Designing before you build is a very bad habit.
I'm working on an aleatoric music system right now. (And I do mean right now, at 3:30am Friday morning. I am an insomnihacker occasionally.)
I'm using pretty much exactly the design I had anticipated using. However, when I first started, I created a ton of empty files around this design, the design I basically had in my head from go. I laid out the general object architecture as a first step. It was a disaster. The results were bulky, sloppy, and stupid. Then I remembered Ezra Zygmuntowicz saying twice at Ruby East that he believed all great projects start as hacks. So I stopped using my big dumb Object Architecture™ and wrote up a quick hack. Pretty soon it was working beautifully, and I had thrown away like twenty unnecessary files. It only took a tiny little shard of time after that for me to factor out the quick hack into a few classes and end up with nice, clean, well-factored files - the hallmark of good design, if good design even exists.
That's a real question, by the way. Does good design really exist?
Brian Marick told me that Ron Jeffries once said or wrote this of Kent Beck:
Beck has those rules for properly-factored code: 1) runs all the tests, 2) contains no duplication, 3) expresses every idea you want to express, 4) minimal number of classes and methods. When you work with these rules, you pay attention only to micro-design matters.
When I used to watch Beck do this, I was sure he was really doing macro design "in his head" and just not talking about it, because you can see the design taking shape, but he never seems to be doing anything directed to the design. So I started trying it. What I experience is that I am never doing anything directed to macro design or architecture: just making small changes, removing duplication, improving the expressiveness of little patches of code. Yet the overall design of the system improves. I swear I'm not doing it.
Kent Beck is usually my programmer role model. I don't know why I coded my first sketch of the music system in this backwards way. Just before building this system, I hammered out a quick proof-of-concept version of a system which allows you to program Lego Mindstorms robots in Ruby. I followed Beck's rules and never even considered what the design might look like. That system was harder to write, because it exploits language quirks to enable a DSL, but the process of writing it was much smoother - I didn't have to junk it midway through and start over.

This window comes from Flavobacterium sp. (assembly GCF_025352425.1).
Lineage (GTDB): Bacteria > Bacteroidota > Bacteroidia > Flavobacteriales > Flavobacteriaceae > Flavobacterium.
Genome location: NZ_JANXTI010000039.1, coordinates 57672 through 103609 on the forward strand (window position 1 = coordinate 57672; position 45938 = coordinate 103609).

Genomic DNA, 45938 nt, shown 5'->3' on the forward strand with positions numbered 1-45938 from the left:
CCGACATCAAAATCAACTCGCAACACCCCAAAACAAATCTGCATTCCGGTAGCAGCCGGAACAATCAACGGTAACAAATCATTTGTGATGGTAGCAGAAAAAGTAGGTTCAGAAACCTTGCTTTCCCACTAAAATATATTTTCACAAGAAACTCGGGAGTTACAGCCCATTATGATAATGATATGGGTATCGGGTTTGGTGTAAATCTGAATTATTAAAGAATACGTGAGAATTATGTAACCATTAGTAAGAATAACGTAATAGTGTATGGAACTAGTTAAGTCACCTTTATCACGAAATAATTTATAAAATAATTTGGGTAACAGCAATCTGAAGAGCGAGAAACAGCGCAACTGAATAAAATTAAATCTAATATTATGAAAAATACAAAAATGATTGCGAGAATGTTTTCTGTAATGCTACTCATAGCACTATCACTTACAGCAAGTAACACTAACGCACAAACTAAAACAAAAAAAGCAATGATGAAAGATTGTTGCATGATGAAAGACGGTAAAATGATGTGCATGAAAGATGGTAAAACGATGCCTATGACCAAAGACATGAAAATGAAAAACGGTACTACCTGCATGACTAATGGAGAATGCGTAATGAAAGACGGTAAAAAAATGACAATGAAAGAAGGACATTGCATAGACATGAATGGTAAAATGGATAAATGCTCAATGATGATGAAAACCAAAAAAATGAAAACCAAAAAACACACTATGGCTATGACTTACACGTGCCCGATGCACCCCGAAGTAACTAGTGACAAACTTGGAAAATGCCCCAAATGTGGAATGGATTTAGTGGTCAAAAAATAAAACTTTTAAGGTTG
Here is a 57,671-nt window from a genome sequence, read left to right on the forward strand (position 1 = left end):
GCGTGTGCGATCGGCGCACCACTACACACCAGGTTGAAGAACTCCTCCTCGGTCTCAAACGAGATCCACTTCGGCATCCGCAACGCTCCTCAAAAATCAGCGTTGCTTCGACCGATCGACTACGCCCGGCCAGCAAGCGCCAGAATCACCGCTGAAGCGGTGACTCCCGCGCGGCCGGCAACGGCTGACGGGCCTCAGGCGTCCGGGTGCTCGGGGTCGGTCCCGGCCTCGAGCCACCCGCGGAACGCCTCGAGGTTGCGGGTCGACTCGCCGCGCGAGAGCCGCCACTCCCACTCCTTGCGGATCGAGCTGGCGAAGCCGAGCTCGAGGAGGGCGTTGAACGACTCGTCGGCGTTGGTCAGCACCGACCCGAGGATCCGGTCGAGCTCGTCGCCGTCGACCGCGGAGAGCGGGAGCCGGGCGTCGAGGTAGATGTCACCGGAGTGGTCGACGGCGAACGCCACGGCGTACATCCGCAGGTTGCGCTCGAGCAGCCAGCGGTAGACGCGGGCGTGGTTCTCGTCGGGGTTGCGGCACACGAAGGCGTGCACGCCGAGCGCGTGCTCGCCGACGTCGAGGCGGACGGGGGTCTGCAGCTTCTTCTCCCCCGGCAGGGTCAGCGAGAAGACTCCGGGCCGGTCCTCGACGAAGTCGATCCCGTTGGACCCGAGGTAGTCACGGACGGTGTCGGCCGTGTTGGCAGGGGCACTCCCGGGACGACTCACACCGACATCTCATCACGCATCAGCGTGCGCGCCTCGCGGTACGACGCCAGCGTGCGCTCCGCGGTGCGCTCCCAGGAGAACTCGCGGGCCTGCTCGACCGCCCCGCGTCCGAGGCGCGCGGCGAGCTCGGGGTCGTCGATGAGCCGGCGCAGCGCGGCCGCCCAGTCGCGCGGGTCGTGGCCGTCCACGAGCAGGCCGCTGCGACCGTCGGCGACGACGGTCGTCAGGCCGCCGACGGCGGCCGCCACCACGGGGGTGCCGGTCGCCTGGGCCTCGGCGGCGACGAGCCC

It's possible that good design is kind of like good ethics. There's a reason we say both designs and people can have integrity. Using the language of design patterns to design a system before you build it literally undermines the design's integrity. Just as there are hypocrites in the world doing brutal violence in the name of a man who preached kindness, there are programmers building bulky, inelegant systems while thinking about good designs. But if you're thinking of one thing and doing another, you don't have integrity, and if you're thinking of one system and building another, your design doesn't have integrity.
And it literally happens like that. If you're building design-first, you're saying, "The system will do XYZ - I'll put that here." But just because you know it'll do XYZ, you don't necessarily know how or where, and deciding ahead of time imposes an arbitrary and unnecessary structure on your code. So then you have a file called XyzFile, which is supposed to do XYZ, and then you have other code elsewhere in the system which actually does XYZ, and it's in some other file, because the design you imagined will always be different from the design which emerges. It's like coding in Java. There's the structure of your actual program, and the structure that Java requires you to accomodate. That second structure is just unnecessary mental overhead, and the bigger your system gets, the more wasteful that overhead is. You'll have a structure that emerges naturally, whether you want to or not. It's as inevitable as gravity. You might as well just let the macro follow the micro, like it's supposed to, and get the good design which emerges naturally as a byproduct of that process.
It's important to realize that just because you can forecast what the likely design will be doesn't mean that starting off with that design is anything but a horrible, time-wasting mistake. They're called design patterns, not design templates. Designing to them is bad; seeing them emerge is good.